During the spring semester 2018, Uta Larkey was invited to give a talk at Hebrew University. The talk examined the missing commemoration of the brutal expulsion of Polish Jews from Nazi Germany in October 1938 as well as the existence of hundreds of thousands Jewish displaced persons in German after WWII. Dr. Larkey discussed why these two historical events and developments have hardly played any role in the otherwise rich and considerate Memorial Culture in Germany. The talk was well received, and triggered a rich discussion.
On April 25, Uta Larkey introduced Hannas schlafende Hunde (Hanna’s Sleeping Dogs) at the 29th Baltimore Jewish Film Festival. The festival is one of North America’s longest running celebrations of Jewish-themed movies, presenting internationally renowned films of Jewish interest, many of them Baltimore and Maryland premieres.The festival ran this year from March 19 to April 30.
Uta Larkey introduces the film “Hannas schlafende Hunde” (Hanna’s Sleeping Dogs) at the Baltimore Jewish Film Festival, April 25, 2017.
The movie, Hanna’s Sleeping Dogs (Austria/Germany, 2016) is based on the novel by Elisabeth Escher of the same title, and the film was directed by the Austrian director Andreas Gruber. The film centers on the story of nine-year old Johanna who is growing up in the 1960s as a good Catholic girl in a provincial Austrian town. When her blind grandmother Ruth tells her the secret about their Jewish past, the “sleeping dogs” of the family history awake. But unlike her traumatized mother, Johanna doesn’t want to hide. To show her pride in her family heritage, Johanna changes her name to Hanna. After the screening, Dr. Larkey and Gary Meliker from the Baltimore Jewish Film Festival led a discussion about the film.
Trailer: Hanna’s Sleeping Dogs
The novel “Hannas schlafende Hunde” was published in 2010 by Elisabeth Escher.
On October 12, Dr. Larkey gave a talk at the American Jewish Joint Distribution Committee (JDC) in New York City. Her talk was titled Collecting Memory/Narrating Horror: Early Post-WWII Testimonies by Jewish Displaced Persons in the U.S. Zone.
For this talk, she presented testimonies gathered by the Central Historical Commission (Tsentrale Historishe Komisye) in Munich. The Commission was charged with collecting individual stories of survival and bearing witness and chronicling the histories of destroyed Jewish communities. Her research questions concerned the treatment of subjective testimonies as historical documents, the use of languages and linguistic choices by survivors from multilingual prewar Jewish communities in Central and Eastern Europe as well as the specificity of ways in which eyewitness accounts were collected and narrated.
Dr. Uta Larkey’s talk “Mehrfach gefährdet: Polnische Juden in Leipzig vor und nach der Polenaktion 1938” (Under Multiple Threats: Polish Jews in Leipzig and the Polenaktion of 1938) argues that the mass expulsion of Polish Jews in October 1938 was the first unprecedented, vicious act against Jews in Nazi Germany. The focus on the deportations from Saxony/Germany to the German-Polish border through interviews, testimonies, letters and historical documents highlights the brutal deportation of Polish Jews to the “green border” between Germany and Poland. The talk also details the direct connection between the expulsion of Polish Jews from Germany (Polenaktion) and the November pogrom (Kristallnacht). The talk was co-sponsored by the Polish Institute in Leipzig.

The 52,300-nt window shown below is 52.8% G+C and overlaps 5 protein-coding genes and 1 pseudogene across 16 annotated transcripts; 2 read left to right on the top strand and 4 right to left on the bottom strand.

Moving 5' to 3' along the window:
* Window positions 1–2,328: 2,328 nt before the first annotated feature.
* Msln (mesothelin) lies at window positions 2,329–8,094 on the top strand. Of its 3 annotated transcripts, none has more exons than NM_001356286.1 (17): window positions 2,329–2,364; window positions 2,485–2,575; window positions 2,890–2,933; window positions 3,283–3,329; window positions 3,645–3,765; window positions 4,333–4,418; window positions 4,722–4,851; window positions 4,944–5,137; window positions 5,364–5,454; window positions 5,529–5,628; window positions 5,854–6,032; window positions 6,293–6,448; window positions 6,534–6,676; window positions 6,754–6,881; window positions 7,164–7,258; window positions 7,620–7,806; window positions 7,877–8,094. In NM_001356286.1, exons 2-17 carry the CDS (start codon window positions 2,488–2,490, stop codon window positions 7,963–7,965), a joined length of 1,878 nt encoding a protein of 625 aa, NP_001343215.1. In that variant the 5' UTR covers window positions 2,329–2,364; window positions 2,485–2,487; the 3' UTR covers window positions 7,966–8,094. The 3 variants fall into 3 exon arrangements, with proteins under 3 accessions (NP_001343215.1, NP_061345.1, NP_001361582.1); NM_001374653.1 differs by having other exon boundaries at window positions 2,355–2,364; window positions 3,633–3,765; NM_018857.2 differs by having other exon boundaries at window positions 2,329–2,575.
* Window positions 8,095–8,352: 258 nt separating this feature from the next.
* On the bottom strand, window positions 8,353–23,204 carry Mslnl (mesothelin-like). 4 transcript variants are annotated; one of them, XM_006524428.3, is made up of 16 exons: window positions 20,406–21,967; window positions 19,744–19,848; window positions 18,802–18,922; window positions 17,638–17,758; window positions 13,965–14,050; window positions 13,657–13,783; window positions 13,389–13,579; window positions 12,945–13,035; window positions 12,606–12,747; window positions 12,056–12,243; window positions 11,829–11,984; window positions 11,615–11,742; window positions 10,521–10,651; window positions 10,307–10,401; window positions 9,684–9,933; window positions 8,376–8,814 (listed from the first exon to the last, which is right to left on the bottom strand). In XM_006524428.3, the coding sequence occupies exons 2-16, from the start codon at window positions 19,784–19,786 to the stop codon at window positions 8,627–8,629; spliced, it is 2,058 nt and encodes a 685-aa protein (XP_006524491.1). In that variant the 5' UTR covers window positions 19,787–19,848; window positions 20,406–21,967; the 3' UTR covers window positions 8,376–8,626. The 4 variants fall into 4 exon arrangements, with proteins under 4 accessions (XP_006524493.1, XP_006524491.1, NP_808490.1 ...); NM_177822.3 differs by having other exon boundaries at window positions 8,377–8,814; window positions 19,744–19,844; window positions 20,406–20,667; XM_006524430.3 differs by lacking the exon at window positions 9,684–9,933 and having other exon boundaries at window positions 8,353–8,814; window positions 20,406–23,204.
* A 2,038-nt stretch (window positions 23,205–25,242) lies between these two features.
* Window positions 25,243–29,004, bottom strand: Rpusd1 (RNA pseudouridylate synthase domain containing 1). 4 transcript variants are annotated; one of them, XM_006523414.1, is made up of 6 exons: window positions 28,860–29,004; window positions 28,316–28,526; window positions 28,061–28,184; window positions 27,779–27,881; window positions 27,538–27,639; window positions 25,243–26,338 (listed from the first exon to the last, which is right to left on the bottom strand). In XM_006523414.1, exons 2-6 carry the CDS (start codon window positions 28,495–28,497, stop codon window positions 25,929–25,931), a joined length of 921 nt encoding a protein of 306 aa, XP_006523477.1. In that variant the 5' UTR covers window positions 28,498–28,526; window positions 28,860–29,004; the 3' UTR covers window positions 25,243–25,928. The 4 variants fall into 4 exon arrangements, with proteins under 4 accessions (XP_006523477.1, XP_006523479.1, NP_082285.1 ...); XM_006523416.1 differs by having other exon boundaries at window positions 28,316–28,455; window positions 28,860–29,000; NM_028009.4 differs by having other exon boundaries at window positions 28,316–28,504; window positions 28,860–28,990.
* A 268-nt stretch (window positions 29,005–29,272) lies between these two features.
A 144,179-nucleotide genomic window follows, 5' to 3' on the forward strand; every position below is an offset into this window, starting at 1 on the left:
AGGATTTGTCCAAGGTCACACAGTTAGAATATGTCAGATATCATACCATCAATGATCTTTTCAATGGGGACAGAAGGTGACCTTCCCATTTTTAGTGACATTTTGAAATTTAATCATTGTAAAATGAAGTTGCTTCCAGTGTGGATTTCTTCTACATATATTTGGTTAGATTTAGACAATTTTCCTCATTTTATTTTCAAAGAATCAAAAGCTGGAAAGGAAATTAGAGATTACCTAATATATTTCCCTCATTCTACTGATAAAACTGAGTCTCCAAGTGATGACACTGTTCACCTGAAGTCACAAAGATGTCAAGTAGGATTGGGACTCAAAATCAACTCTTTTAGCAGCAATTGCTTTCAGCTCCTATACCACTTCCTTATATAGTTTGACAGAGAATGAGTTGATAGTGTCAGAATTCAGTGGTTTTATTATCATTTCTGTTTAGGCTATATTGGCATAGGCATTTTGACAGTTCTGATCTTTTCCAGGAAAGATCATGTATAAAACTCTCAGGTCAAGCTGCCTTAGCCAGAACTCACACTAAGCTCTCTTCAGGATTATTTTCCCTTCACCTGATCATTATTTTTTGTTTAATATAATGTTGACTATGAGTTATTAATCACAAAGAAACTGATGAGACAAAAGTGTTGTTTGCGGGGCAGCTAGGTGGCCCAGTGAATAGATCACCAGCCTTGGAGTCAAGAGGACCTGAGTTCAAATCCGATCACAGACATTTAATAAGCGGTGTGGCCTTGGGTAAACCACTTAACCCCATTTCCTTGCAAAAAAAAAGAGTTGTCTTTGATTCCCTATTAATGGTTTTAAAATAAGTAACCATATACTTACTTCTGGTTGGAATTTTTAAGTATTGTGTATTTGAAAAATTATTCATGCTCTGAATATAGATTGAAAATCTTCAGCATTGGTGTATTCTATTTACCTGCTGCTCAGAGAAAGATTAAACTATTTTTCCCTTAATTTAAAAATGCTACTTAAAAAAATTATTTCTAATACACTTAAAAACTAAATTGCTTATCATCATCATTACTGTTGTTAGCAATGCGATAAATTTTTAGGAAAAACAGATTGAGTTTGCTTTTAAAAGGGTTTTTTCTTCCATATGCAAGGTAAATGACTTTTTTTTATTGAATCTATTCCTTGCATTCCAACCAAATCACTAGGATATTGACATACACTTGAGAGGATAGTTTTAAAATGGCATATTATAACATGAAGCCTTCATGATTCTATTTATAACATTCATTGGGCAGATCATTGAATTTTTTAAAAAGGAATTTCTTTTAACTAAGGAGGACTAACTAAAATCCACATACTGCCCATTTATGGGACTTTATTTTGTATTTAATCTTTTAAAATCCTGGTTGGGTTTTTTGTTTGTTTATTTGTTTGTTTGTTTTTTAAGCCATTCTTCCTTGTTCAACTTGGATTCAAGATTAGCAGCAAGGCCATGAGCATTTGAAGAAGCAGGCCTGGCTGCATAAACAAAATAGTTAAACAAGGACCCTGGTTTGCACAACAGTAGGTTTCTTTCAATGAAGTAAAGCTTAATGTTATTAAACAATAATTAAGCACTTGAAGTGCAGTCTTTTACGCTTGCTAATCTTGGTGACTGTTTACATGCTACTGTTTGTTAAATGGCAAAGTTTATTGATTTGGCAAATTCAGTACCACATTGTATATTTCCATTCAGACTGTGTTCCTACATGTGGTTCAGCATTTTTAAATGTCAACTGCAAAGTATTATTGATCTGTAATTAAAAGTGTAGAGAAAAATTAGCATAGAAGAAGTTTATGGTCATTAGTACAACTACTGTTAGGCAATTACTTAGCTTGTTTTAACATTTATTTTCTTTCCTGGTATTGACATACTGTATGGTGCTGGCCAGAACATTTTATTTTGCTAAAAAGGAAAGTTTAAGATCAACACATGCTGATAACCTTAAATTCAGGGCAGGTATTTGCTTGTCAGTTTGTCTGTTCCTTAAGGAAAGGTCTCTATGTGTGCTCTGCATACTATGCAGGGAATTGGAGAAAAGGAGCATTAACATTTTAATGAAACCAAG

In May 2014, Antje Krüger was invited to a symposium in the Department of Germanic and Slavic Studies at the University of Georgia. The symposium was titled “Triangular Readings in German Literature and Culture.” It aimed at the development of scholarship on the role of the Third in German literature and culture as well as on triangulation as a method of inquiry in literary scholarship. The meeting brought together scholars, both junior and senior, from North America and Europe whose areas of expertise range from medieval to 21st-century German literature and culture. Antje Krüger’s lecture was titled “Das Un-erhörte Erzählen”: Uwe Timm’s Poetics of Daily Life” and investigated third position in Uwe Timm’s works. See here for more information
On April 6th, Antje Krüger and Justine Ruhlin (’15) presented a paper at the annual convention of the Northeast Modern Language Association in Harrisburg. They participated in a panel that addressed questions of how to teach GDR History to American Undergraduates. The paper was the first co-authored conference presentation by a professor and student!
See here for more information on the conference
Uta Larkey and Barbara Mennel, Associate Professor in the Germanic Studies section of LLC and in the English Department.
Uta Larkey gave a talk at the University of Florida about her current research. The talk addressed life in Jewish DP camps in Germany between 1946 and 1950. The talk was co-sponsored by German Studies in the Department of Languages, Literatures and Cultures and by the Norman and Irma Braman Chair in Holocaust Studies.
Uta Larkey presented the talk “Triumph over Hitler: Jewish Life in Germany today” on March 20th for the Baltimore Chapter of the Brandeis National Committee.
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Uta Larkey presented on March 7th 2014 in the Department of German Studies at the University of Arizona. Her talk was titled: “Traces of Memory: Representations of the Holocaust in German Feature Films.”
See here for more information